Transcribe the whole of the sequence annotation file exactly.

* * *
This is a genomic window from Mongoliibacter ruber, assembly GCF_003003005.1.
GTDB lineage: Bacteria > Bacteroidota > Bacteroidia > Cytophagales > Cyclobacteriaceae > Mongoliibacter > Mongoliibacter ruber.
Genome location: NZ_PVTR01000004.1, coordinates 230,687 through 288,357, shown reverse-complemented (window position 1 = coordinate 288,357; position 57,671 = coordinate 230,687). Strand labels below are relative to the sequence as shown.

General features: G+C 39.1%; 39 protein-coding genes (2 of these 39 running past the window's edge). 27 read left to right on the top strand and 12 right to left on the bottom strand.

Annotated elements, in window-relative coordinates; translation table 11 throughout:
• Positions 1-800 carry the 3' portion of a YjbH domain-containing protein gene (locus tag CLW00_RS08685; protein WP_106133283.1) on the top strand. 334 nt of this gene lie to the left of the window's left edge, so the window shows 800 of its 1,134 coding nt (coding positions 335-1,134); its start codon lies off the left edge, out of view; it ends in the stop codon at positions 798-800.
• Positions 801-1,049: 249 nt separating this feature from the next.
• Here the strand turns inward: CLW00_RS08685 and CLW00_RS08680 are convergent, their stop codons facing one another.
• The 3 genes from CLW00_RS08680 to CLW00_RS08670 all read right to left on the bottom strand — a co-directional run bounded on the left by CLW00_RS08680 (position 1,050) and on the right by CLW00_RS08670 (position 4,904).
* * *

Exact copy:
This is a genomic window from Mongoliibacter ruber, assembly GCF_003003005.1.
GTDB lineage: Bacteria > Bacteroidota > Bacteroidia > Cytophagales > Cyclobacteriaceae > Mongoliibacter > Mongoliibacter ruber.
Genome location: NZ_PVTR01000004.1, coordinates 230,687 through 288,357, shown reverse-complemented (window position 1 = coordinate 288,357; position 57,671 = coordinate 230,687). Strand labels below are relative to the sequence as shown.

General features: G+C 39.1%; 39 protein-coding genes (2 of these 39 running past the window's edge). 27 read left to right on the top strand and 12 right to left on the bottom strand.

Annotated elements, in window-relative coordinates; translation table 11 throughout:
• Positions 1-800 carry the 3' portion of a YjbH domain-containing protein gene (locus tag CLW00_RS08685; protein WP_106133283.1) on the top strand. 334 nt of this gene lie to the left of the window's left edge, so the window shows 800 of its 1,134 coding nt (coding positions 335-1,134); its start codon lies off the left edge, out of view; it ends in the stop codon at positions 798-800.
• Positions 801-1,049: 249 nt separating this feature from the next.
• Here the strand turns inward: CLW00_RS08685 and CLW00_RS08680 are convergent, their stop codons facing one another.
• The 3 genes from CLW00_RS08680 to CLW00_RS08670 all read right to left on the bottom strand — a co-directional run bounded on the left by CLW00_RS08680 (position 1,050) and on the right by CLW00_RS08670 (position 4,904).